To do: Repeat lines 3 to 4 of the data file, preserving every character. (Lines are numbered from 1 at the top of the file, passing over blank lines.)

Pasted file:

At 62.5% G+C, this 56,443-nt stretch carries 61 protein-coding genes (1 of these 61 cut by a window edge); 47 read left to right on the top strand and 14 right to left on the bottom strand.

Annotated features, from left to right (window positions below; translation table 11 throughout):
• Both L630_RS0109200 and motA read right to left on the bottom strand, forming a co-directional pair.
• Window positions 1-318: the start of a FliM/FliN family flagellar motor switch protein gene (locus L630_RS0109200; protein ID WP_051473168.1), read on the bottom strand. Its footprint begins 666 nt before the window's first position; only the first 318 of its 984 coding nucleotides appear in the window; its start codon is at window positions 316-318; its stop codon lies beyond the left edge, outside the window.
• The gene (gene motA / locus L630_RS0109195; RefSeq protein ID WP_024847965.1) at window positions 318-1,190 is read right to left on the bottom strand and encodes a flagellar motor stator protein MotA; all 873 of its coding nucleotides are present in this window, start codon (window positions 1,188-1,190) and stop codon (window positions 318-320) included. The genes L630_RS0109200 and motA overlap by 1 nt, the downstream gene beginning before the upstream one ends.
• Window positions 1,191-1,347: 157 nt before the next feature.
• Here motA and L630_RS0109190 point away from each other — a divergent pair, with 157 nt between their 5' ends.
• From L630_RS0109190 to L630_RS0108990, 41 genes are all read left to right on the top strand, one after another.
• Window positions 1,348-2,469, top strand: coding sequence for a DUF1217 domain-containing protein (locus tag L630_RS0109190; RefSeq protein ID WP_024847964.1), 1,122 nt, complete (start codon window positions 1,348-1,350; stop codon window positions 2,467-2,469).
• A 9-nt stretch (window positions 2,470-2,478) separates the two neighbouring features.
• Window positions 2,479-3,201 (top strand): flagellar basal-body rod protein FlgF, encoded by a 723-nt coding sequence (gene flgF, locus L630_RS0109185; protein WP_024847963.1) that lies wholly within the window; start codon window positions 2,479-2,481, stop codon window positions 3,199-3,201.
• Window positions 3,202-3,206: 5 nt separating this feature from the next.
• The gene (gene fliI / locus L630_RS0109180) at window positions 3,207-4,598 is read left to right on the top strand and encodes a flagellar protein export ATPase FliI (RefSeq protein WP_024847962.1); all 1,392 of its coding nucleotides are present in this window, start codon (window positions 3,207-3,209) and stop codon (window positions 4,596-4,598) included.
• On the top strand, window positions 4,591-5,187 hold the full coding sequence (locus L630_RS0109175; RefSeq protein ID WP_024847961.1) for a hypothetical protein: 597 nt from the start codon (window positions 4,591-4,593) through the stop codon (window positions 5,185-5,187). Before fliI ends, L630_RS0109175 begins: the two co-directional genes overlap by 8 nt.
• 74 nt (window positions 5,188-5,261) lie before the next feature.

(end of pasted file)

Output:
• Both L630_RS0109200 and motA read right to left on the bottom strand, forming a co-directional pair.
• Window positions 1-318: the start of a FliM/FliN family flagellar motor switch protein gene (locus L630_RS0109200; protein ID WP_051473168.1), read on the bottom strand. Its footprint begins 666 nt before the window's first position; only the first 318 of its 984 coding nucleotides appear in the window; its start codon is at window positions 316-318; its stop codon lies beyond the left edge, outside the window.